Like I said, it's speculative right now, because we have not received a formal request.
Q Dan, you mentioned the White House fields a lot of complaints. Was the President specifically aware of these election fraud cases that were not, according to the White House, being vigorously prosecuted? And did he mention that specifically to Attorney General Gonzales late 2006, about the specific cases -- Philadelphia, Milwaukee, New Mexico?
MR. BARTLETT: He, in a very brief conversation, said that he is receiving complaints about U.S. attorneys in those particular states. He did not mention any prosecutor by name. That was something that the Attorney General was fully aware of already -- he says, I know, and we're looking at those issues. But he gave him no directive. And, again, it's important to understand that this will be routine not only for the President to do, but also for members of our staff to share those complaints with the Attorney General.
Q When the President had this conversation with the Attorney General about specific concerns, doesn't that send the message that he has concerns about these attorneys?
MR. BARTLETT: It means exactly what it says, is that he's sharing those concerns. And, in fact, the Attorney General was fully aware of those complaints, as well, because I think they were received independent of the President. So I don't think that it's a big surprise that there would be an offhand conversation about that, but there was, again, no directive given.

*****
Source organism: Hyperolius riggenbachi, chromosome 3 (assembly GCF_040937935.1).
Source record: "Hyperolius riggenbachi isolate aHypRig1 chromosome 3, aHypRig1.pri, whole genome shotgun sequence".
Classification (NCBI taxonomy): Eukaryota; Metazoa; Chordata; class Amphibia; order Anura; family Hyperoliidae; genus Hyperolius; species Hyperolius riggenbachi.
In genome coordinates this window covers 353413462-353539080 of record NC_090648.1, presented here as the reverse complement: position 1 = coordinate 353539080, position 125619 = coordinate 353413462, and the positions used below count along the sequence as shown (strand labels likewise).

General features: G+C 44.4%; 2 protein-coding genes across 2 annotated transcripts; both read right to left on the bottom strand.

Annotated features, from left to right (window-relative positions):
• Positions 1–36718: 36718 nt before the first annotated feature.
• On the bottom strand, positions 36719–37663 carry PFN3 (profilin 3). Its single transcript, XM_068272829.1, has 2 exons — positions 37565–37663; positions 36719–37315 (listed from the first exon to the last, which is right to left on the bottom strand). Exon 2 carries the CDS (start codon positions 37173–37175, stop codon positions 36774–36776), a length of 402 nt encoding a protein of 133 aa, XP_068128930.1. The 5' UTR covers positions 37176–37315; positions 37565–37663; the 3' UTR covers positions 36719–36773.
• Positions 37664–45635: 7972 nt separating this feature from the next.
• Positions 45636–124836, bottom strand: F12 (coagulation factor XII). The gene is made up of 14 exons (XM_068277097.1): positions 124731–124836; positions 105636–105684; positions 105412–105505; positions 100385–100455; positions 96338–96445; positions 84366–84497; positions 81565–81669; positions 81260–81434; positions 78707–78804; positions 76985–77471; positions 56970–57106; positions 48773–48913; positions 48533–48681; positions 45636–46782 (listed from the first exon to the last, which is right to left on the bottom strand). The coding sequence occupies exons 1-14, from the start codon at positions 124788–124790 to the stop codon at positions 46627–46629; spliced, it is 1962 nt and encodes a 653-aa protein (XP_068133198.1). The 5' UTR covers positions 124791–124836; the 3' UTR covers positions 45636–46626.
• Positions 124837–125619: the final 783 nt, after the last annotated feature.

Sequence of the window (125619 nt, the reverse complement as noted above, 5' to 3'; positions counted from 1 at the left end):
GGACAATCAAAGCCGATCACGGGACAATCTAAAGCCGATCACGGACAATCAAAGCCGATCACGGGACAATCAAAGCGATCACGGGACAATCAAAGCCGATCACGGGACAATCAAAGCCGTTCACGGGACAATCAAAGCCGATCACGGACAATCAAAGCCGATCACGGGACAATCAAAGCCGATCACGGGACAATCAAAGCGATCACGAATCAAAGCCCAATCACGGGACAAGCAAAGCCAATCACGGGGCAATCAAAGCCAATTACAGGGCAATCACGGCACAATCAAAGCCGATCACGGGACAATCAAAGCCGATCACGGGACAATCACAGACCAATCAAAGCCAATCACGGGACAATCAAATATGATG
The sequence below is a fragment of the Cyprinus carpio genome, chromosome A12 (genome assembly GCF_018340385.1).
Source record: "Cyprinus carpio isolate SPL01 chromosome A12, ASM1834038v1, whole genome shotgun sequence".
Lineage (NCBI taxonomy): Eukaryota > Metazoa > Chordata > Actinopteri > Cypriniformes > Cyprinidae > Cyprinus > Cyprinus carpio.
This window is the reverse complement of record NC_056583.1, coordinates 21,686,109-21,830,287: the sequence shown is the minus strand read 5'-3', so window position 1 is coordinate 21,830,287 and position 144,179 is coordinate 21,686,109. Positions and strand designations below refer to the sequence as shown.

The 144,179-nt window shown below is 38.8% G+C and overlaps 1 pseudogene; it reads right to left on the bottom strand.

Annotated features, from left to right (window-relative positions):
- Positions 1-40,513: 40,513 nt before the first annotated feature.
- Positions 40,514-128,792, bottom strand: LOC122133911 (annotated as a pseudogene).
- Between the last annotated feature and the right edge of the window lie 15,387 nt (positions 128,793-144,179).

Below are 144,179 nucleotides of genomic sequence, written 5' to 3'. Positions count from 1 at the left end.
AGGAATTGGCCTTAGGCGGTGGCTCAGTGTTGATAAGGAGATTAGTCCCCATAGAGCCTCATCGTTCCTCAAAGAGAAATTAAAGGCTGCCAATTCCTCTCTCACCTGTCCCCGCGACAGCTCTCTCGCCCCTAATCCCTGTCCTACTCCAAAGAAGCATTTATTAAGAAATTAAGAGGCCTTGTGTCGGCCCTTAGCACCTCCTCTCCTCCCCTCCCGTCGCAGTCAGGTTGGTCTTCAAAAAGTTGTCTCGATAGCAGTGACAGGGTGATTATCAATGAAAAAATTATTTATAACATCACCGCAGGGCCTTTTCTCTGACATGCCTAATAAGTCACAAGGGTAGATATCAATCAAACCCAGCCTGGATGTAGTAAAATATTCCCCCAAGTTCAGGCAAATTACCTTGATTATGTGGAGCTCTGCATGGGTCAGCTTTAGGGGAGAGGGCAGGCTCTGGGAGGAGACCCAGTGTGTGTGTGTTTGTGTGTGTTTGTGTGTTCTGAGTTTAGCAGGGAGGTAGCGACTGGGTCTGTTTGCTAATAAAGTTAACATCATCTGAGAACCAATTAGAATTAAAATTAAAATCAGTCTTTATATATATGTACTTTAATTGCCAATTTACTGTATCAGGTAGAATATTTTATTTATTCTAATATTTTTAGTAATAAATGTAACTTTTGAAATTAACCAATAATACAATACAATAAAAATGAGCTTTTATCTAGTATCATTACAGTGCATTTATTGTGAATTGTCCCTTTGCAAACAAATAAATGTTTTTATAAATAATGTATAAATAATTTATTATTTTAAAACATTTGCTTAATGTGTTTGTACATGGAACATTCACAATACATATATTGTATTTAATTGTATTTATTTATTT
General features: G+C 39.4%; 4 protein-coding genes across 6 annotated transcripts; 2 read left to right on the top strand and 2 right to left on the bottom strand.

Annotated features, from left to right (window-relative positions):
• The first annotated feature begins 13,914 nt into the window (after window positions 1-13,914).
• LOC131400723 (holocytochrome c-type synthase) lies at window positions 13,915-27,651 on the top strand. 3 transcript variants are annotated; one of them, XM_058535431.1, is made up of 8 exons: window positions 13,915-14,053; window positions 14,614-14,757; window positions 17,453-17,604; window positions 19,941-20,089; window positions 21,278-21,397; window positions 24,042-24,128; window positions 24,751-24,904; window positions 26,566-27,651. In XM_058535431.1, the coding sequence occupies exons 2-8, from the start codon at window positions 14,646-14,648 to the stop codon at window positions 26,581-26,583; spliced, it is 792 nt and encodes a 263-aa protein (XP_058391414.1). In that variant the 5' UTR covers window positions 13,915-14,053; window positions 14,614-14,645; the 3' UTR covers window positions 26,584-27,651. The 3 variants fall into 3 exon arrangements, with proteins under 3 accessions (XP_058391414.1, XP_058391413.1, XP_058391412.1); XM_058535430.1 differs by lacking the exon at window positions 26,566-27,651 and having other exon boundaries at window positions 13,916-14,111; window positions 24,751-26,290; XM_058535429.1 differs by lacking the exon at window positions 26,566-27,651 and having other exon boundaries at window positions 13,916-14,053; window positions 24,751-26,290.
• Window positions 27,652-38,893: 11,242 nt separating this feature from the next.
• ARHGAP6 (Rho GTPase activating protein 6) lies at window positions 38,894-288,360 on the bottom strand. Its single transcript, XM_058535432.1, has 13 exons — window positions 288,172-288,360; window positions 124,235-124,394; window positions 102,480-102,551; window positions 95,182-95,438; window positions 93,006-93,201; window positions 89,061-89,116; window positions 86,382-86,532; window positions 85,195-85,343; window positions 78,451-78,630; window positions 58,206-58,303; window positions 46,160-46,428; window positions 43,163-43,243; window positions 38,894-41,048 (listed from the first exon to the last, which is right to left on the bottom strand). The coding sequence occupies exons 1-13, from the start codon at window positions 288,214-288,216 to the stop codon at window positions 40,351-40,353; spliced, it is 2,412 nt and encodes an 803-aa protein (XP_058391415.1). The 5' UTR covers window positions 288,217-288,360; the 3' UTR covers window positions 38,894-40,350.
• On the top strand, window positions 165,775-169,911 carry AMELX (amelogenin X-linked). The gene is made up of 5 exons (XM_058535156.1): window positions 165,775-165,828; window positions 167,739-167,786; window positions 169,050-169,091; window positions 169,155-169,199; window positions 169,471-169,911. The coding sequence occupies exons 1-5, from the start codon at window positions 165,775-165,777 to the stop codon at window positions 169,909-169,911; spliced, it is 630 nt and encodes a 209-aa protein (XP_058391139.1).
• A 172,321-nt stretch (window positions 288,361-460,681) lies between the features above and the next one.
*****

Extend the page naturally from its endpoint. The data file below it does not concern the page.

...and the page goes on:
Q Last one. Harriet Miers' revelation that there's this idea that she wanted to clear house of all the U.S. attorneys, why is this coming out now and what's the timeline of this?
MR. BARTLETT: It's coming out again because of the Kyle Sampson emails and papers that were being collected in order to respond to the request being made by the Department of Justice, that there's email traffic that jogged the memory of people at the White House and with Kyle Sampson, particularly -- because what Harriet Miers was doing was taking a look and floating an idea to say, hey, should we treat the second term very similar to the way we treat a first term? Because, remember, when Bill Clinton came into office he removed all 93 U.S. attorneys. The President chose not to remove all 93 U.S. attorneys -- removed significant numbers of them, but we left people in key positions because of the role they played.